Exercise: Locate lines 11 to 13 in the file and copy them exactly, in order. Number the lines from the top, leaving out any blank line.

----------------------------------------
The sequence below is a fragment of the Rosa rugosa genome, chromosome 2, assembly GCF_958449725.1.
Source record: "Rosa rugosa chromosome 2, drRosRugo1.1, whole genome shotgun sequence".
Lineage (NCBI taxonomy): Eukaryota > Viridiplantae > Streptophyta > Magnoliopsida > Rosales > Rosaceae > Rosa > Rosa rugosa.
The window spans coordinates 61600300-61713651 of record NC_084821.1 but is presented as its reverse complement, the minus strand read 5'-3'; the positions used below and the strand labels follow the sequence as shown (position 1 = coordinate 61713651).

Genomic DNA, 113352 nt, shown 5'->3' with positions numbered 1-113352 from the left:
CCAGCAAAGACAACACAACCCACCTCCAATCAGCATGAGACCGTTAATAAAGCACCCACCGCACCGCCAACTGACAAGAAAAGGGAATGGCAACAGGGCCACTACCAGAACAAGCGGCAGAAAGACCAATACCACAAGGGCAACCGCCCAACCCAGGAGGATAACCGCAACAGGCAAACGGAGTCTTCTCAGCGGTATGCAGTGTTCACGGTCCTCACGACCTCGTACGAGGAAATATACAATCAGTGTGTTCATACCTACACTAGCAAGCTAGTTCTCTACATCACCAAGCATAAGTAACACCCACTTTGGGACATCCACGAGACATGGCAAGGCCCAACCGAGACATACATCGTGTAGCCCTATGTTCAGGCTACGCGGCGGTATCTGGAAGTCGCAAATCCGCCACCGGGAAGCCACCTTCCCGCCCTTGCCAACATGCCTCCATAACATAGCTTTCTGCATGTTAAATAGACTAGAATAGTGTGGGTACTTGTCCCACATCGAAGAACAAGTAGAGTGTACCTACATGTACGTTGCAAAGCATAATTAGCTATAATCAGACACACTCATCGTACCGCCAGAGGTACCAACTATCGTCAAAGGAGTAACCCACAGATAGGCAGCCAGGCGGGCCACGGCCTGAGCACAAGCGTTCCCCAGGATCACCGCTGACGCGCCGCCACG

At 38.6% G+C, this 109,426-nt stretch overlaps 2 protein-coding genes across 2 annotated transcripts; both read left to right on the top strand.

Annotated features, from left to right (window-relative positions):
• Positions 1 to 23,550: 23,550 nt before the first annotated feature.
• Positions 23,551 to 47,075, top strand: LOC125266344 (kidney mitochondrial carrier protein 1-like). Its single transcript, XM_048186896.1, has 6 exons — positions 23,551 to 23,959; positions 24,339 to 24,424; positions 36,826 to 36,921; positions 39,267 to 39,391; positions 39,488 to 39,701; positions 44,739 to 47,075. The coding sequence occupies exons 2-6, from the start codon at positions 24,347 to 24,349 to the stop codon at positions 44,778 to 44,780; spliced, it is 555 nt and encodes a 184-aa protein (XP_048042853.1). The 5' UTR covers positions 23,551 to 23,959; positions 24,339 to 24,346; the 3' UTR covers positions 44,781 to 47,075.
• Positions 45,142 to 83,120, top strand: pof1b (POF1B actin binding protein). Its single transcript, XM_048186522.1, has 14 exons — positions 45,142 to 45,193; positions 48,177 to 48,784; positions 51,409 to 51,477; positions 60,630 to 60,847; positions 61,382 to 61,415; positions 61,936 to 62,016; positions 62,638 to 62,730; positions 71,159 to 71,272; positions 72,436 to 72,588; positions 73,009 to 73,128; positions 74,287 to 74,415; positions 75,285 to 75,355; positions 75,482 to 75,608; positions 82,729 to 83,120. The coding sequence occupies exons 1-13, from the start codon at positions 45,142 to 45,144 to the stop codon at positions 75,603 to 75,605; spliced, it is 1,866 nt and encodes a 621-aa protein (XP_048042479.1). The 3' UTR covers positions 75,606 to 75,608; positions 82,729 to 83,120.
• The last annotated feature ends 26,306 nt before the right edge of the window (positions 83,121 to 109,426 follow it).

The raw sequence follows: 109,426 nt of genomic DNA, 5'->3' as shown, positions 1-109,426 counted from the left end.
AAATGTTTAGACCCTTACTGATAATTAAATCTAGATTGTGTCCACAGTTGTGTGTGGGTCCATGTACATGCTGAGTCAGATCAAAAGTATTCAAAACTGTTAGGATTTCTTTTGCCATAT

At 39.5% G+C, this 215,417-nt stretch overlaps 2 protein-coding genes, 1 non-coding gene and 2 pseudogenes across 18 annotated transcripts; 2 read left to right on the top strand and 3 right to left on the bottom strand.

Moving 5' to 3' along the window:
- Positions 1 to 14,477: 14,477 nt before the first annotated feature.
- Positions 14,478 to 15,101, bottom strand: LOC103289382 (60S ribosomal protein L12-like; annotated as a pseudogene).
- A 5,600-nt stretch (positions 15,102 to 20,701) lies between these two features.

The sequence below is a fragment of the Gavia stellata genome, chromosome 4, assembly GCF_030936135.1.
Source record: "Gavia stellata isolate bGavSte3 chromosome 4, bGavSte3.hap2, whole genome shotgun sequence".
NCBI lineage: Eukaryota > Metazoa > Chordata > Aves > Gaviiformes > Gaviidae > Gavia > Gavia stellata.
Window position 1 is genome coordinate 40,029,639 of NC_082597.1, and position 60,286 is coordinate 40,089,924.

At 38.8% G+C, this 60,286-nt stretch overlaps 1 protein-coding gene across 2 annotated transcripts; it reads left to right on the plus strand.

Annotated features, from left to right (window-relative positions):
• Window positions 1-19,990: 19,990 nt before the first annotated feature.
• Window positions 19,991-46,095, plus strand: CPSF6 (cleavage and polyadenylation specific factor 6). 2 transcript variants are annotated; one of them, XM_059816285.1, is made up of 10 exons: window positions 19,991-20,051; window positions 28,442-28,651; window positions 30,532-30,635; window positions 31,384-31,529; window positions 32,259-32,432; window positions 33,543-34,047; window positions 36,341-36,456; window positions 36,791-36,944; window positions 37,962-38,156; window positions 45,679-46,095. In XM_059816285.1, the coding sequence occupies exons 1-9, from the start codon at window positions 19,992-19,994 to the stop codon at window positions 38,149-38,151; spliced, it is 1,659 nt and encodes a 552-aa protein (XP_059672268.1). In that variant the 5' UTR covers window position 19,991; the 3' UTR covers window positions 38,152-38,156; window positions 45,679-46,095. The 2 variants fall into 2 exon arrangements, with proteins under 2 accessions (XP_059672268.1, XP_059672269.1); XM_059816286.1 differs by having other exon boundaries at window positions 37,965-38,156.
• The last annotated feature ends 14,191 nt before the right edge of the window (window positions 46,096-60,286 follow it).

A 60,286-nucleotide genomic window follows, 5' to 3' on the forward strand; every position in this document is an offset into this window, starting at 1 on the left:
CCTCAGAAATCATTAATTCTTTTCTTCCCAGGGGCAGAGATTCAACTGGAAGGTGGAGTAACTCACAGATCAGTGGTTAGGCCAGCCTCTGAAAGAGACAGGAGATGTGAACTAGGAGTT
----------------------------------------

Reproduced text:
• Positions 45,142 to 83,120, top strand: pof1b (POF1B actin binding protein). Its single transcript, XM_048186522.1, has 14 exons — positions 45,142 to 45,193; positions 48,177 to 48,784; positions 51,409 to 51,477; positions 60,630 to 60,847; positions 61,382 to 61,415; positions 61,936 to 62,016; positions 62,638 to 62,730; positions 71,159 to 71,272; positions 72,436 to 72,588; positions 73,009 to 73,128; positions 74,287 to 74,415; positions 75,285 to 75,355; positions 75,482 to 75,608; positions 82,729 to 83,120. The coding sequence occupies exons 1-13, from the start codon at positions 45,142 to 45,144 to the stop codon at positions 75,603 to 75,605; spliced, it is 1,866 nt and encodes a 621-aa protein (XP_048042479.1). The 3' UTR covers positions 75,606 to 75,608; positions 82,729 to 83,120.
• The last annotated feature ends 26,306 nt before the right edge of the window (positions 83,121 to 109,426 follow it).

The raw sequence follows: 109,426 nt of genomic DNA, 5'->3' as shown, positions 1-109,426 counted from the left end.